A long time ago, Gyeongju was once the capital of the Silla empire, which eventually consumed the other ancient kingdoms on the Korean peninsula before inevitably falling into decline. Today it's a relatively sleepy tourist town, noteworthy mainly for an unusually large amount of greenery. The city has beautified since ancient times, mostly because ever since all that exciting stuff happed way back then, well, life has moved on.
That metaphor is the essential message learned by Choi Hyeon (played by Park Hae-il), who arrives at Gyeongju hoping to make sense of his past but ends up spending the next two hours just sort of sitting around in random parts of the city. Not even famous parts, really. The main facts director Zhang Lu emphasize here are that Choi Hyeon is alone in a very peaceful place and, while not exactly bored, it's clear he doesn't really have any good idea what to actually do on this holiday.
Choi Hyeon is forced to acknowledge that the people in his past have moved on without him. Once more, people in the present really have absolutely no interest in the man's life story. They make sometimes ridiculous assumptions about him, never really probe him for meaningful information, and otherwise just live life like normal. Ironically, it's actually Yoon-hee (played by Shin Min-ah) whose backstory is seriously explored, and she's just a woman that Choi Hyeon happens to end up spending time with.
Don't confuse that for a romantic storyline, by the way. What's going on with these characters is a lot more sad and permanent than that, even if it feels at points like these two may have made a more permanent connection. The scenery and space in "Gyeongju" exists mainly to emphasize the fact that there's so much going on in the world, and it's going to keep going on even if the names and faces change.
This isn't really a particularly uplifting message, even considering the decision Yoon-hee makes at the end. The empty world of Gyeongju calls to mind the spirits of ghosts creating a very strong impression that looking back on these old nostalgic times isn't any substitute for the actual experience, and that it's the course of real life which makes reliving the past impossible. Yes, it's cute to see students impulsively kiss in a public place. And motorcycles will always be cool. None of it has anything to do with you, though.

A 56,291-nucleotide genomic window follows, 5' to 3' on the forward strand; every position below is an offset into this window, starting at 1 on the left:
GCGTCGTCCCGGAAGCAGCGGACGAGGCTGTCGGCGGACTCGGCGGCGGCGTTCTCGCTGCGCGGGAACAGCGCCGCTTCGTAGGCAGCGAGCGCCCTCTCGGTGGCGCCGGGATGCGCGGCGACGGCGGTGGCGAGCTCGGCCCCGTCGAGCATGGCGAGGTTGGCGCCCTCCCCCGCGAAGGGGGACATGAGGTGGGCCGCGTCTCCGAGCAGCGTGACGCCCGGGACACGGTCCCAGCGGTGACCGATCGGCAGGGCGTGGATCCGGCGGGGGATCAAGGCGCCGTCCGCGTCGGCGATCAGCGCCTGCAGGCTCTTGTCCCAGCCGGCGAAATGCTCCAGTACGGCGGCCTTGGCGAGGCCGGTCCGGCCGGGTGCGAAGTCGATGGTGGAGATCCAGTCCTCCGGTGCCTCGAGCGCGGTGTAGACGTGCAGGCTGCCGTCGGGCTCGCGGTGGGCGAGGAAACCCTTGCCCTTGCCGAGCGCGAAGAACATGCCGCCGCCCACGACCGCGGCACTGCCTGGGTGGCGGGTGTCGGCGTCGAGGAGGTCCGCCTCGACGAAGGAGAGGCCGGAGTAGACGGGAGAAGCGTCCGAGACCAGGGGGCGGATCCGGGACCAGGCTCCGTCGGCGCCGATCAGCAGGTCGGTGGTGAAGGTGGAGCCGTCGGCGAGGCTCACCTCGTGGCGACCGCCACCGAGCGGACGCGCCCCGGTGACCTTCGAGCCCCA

"Gyeongju" definitely provokes some emotions. What makes the film difficult to process is that these aren't really positive or negative emotions. They just are. After an extended nighttime romp, Choi Hyeon and Yoon-hee start to see the brightness of a whole new day. And I don't mean that positively. The dawn is really really bright. I had to squint and for awhile I was sure Zhang Lu was screwing around with the lighting somehow. No, that's just how it feels to experience a new day. No sense of wonder or renewal just, well, things have changed again. Time to get back at it.
Review by William Schwartz
Staff writer. Has been writing articles for HanCinema since 2012, having lived in South Korea since 2011. Started out in Gyeongju, then to Daegu, then to Ansan, then to Yeongju, then to Seoul, lived on the road for HanCinema's travel diaries series in the summer of 2016, and is currently settled in Anyang. Has good tips for utilizing South Korea's public bus system. William Schwartz can be contacted via email@example.com.
"[HanCinema's Film Review] "Gyeongju""
by HanCinema is licensed under a Creative Commons Attribution-Share Alike 3.0 Unported License.
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